Archive for the ‘quote’ tag
In our forthcoming September issue, we sit down with Joe Markling, the CEO at BOMA and head of strategic accounts for CBRE, to find out what property managers and building owners want from landscape and snow contractors.
Here’s a sneak preview:
L&L: What do your members wish landscape contractors knew about how they provide their services?
Markling: Here’s an example. I’m from California and the big issue here is water … and you can’t control how much water you have access to. I have a lot of concerns that landscape contractors need to be much more aggressive with their clients – us – to say ‘If you want this area to stay green, then it’s going to cost you this much in water. We need to put together a plan that overtime will move you toward a drought-tolerant planting (strategy).’
Now, no owner wants to hear about a $10 million landscape project that will only begin paying back after nine years, so the landscape contractor needs to come in with a plan that address certain areas at a time. If it’s a utility issue … it’s a sustainability issue … it’s a water issue, and today’s tenants are much more tolerant of not having the lush green landscape surroundings. In fact, in some cases, it can be a turnoff because of how much it costs – not only in dollars, but in water – to maintain. Landscape contractors need to have a frank ongoing discussion about how we can have a plan, over a period of years, to slowly integrate these changes and is easily budgeted.
Keep an eye out for the September issue for more.
Every month, we run a short conversation with owners of companies from our Top 100 list. We try to pick their brains on how they got to this point, running some of the largest companies in the industry.
In August, we’ll bring you a conversation with Bob Wilton from Clintar.
Here’s a quick preview:
L&L: To what do you attribute your growth?
Wilton: Our people. It’s not a very unique answer, but it’s the truth. I truly believe that selecting only good people makes it so much easier. And I think that for anybody that’s grown beyond a certain size, it has to be the people. Anybody can buy a truck or a lawn mower and a snowplow, but you’ve got to have very good people to make it all work and keep the customers happy. Our retention rate is basically due to having people who love their job.
We spend a lot of time thinking about how to approach training – we probably spend a disproportionate amount of time on training. We’re not one-man bands, we’re teams. I was thinking of that the other day watching the Masters – it’s an individual sport, it’s not a team sport. We’re the opposite, we’re a team sport, and I’m kind of the coach.
“We had what we thought was a training program and a set of procedures, but until you sit down and evaluate that…. We realized we had inconsistencies with each position because we didn’t have those job descriptions written down on paper. One guy wanted to do the job this way, another wanted to do it another way.”
That’s from Fred Peratt, president of Environmental Enhancements in Sterling, Va., discussing why he decided to sit down and write down what each of his employees did (or was supposed to be doing).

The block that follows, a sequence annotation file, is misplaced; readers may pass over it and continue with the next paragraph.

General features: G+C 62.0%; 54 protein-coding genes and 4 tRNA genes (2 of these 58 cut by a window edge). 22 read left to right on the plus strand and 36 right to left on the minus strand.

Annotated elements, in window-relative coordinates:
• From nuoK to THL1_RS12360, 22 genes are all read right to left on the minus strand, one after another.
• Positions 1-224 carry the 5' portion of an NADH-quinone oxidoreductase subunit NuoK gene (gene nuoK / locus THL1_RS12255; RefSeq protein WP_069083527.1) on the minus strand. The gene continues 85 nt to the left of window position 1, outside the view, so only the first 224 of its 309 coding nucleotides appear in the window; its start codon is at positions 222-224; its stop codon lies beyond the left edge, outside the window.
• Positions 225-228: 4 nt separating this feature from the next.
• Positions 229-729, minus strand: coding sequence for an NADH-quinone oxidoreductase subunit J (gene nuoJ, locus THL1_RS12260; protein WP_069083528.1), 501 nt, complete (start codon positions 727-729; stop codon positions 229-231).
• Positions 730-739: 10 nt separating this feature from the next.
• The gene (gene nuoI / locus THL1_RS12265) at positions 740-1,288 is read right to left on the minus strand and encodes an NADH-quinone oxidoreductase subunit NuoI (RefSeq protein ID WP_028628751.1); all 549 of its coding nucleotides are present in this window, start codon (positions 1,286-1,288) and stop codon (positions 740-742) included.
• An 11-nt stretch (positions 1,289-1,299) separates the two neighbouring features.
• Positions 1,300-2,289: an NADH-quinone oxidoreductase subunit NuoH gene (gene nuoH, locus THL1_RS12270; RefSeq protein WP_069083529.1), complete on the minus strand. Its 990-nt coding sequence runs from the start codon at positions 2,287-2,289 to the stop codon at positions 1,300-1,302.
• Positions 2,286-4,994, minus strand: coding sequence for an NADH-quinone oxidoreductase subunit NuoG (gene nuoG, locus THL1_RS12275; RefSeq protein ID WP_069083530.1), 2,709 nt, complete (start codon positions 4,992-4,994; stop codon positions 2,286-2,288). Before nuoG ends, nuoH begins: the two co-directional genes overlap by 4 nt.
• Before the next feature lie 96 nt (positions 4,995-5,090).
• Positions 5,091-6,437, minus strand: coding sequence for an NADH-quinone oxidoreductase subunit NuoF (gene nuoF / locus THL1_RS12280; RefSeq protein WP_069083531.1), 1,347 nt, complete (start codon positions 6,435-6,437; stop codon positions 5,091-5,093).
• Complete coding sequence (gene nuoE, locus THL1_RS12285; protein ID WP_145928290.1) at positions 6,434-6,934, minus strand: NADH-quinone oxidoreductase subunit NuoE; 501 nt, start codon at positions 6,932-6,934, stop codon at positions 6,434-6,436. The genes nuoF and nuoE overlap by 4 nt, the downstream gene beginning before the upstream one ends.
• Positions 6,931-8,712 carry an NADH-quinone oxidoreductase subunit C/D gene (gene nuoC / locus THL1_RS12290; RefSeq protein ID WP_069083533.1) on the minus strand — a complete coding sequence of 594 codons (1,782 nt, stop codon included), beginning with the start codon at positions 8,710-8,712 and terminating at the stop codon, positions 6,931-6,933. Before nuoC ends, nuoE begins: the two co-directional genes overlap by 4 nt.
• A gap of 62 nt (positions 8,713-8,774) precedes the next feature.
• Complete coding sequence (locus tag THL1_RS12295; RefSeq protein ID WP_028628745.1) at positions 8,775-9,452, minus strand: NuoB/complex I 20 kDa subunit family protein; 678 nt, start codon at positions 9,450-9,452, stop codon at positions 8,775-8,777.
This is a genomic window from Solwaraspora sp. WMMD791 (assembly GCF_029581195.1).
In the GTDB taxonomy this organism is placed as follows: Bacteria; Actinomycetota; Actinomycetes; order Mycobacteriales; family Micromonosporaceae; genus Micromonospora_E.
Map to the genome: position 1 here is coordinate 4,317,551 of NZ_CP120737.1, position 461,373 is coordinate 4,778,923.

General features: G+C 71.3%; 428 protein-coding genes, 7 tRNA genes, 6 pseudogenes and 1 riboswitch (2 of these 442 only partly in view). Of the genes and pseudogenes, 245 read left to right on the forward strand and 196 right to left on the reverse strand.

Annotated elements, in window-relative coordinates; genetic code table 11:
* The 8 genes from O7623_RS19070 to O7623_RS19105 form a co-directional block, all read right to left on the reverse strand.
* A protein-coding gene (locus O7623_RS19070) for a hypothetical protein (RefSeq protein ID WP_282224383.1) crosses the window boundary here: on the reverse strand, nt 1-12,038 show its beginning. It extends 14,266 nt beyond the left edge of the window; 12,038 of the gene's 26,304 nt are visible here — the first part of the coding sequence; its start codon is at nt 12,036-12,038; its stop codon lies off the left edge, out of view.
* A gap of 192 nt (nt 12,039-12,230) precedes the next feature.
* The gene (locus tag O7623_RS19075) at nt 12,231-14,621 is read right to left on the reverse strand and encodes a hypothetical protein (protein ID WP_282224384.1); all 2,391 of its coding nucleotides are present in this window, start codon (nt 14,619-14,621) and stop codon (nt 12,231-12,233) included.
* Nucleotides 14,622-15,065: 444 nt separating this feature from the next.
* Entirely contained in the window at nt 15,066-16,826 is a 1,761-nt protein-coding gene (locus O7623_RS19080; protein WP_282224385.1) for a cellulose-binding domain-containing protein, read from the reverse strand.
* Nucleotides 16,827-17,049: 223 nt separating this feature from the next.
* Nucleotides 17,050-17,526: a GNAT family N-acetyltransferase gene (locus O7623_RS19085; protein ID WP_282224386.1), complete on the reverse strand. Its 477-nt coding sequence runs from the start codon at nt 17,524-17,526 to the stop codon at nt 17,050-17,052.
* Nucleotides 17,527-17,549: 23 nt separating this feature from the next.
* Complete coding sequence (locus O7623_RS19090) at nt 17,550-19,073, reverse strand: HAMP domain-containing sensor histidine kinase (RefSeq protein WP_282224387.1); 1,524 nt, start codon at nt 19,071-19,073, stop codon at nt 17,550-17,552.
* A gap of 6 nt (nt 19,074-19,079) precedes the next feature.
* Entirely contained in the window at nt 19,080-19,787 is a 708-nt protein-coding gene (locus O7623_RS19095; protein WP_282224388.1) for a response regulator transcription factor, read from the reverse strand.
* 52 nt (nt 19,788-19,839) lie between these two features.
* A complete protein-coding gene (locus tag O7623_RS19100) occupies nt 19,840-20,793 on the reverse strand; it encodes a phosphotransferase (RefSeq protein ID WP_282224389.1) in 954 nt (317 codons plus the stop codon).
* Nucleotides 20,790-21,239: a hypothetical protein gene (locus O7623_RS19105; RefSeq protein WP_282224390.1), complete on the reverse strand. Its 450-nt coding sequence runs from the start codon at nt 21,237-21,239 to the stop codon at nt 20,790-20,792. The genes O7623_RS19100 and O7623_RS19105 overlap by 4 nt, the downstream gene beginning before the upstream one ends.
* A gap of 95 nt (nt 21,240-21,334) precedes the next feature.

You can read more from Fred and other contractors in our forthcoming August issue.
Seth Godin on why your sales presentations should be tailored to the type of client you’re talking to:
When talking to an amateur, to a stranger, to a newbie, to someone who isn’t committed, the best path is clarity, which means simplicity. Few choices, no guessing, no hunting around.
When talking to a fellow professional, to a peer, to someone in the same groove as you, the goal is to maximize useful density of choice. Put as much power in the hands of the user as possible.
The texture of your sales pitch ought to be deeper and more sophisticated for a return customer than it should be when you’re selling door to door.
The menu at a fancy restaurant should probably have more choices and more detail than one at a fast food joint.
When dealing with any sales team or field crew, it’s easy and inviting to have one script or one presentation. But not all your clients are the same, nor do they all need the same information. HOAs have different goals than a single homeowner, and property managers want different things than a city council.
Maybe instead of a cookie-cutter approach, you have three or four or five different pitches or presentations that can be further tailored to a specific audiences. If you can accurately match your information to your prospect’s desires, you’ve made closing the deal that much easier.
Entrepreneurship is the pursuit of opportunity without regard to resources currently controlled.
The above is a quote from Harvard Business School professor Howard Stevenson. He’s quoted in “Breakthrough Entrepreneurship” by Jon Burgstone and Bill Murphy Jr.
It came to me via Inc., and I think is a great way to describe the perspective of many small business owners. They aren’t all hard-charging, and they aren’t all smooth salesmen. But to a person, they all have a desire to make something and do whatever it takes to get there, regardless of what the current reality affords them.
Here’s Burgstone on the way entrepreneurs think:
Every time you want to make any important decision, there are two possible courses of action. You can look at the array of choices that present themselves, pick the best available option and try to make it fit. Or, you can do what the true entrepreneur does: Figure out the best conceivable option and then make it available.
You can read the full article here.